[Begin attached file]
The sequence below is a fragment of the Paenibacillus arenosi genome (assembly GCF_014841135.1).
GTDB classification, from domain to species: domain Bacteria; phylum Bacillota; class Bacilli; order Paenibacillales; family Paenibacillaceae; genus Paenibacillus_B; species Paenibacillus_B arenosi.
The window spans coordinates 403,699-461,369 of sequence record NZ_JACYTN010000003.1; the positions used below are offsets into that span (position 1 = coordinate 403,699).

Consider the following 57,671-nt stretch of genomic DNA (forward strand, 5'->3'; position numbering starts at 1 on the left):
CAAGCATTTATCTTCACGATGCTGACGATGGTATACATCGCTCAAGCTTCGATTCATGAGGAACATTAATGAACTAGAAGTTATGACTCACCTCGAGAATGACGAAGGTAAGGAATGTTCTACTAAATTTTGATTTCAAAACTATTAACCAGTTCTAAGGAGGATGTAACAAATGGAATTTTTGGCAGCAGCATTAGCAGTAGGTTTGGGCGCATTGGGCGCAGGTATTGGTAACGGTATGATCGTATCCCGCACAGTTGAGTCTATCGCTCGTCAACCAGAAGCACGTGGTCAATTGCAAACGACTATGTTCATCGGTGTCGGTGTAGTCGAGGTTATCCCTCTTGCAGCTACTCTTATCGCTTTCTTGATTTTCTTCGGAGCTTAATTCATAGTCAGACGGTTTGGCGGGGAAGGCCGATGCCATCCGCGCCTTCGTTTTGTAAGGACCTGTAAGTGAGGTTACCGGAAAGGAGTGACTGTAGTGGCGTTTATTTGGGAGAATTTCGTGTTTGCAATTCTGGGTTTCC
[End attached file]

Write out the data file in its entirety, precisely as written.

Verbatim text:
The sequence below is a fragment of the Paenibacillus arenosi genome (assembly GCF_014841135.1).
GTDB classification, from domain to species: domain Bacteria; phylum Bacillota; class Bacilli; order Paenibacillales; family Paenibacillaceae; genus Paenibacillus_B; species Paenibacillus_B arenosi.
The window spans coordinates 403,699-461,369 of sequence record NZ_JACYTN010000003.1; the positions used below are offsets into that span (position 1 = coordinate 403,699).

Consider the following 57,671-nt stretch of genomic DNA (forward strand, 5'->3'; position numbering starts at 1 on the left):
CAAGCATTTATCTTCACGATGCTGACGATGGTATACATCGCTCAAGCTTCGATTCATGAGGAACATTAATGAACTAGAAGTTATGACTCACCTCGAGAATGACGAAGGTAAGGAATGTTCTACTAAATTTTGATTTCAAAACTATTAACCAGTTCTAAGGAGGATGTAACAAATGGAATTTTTGGCAGCAGCATTAGCAGTAGGTTTGGGCGCATTGGGCGCAGGTATTGGTAACGGTATGATCGTATCCCGCACAGTTGAGTCTATCGCTCGTCAACCAGAAGCACGTGGTCAATTGCAAACGACTATGTTCATCGGTGTCGGTGTAGTCGAGGTTATCCCTCTTGCAGCTACTCTTATCGCTTTCTTGATTTTCTTCGGAGCTTAATTCATAGTCAGACGGTTTGGCGGGGAAGGCCGATGCCATCCGCGCCTTCGTTTTGTAAGGACCTGTAAGTGAGGTTACCGGAAAGGAGTGACTGTAGTGGCGTTTATTTGGGAGAATTTCGTGTTTGCAATTCTGGGTTTCC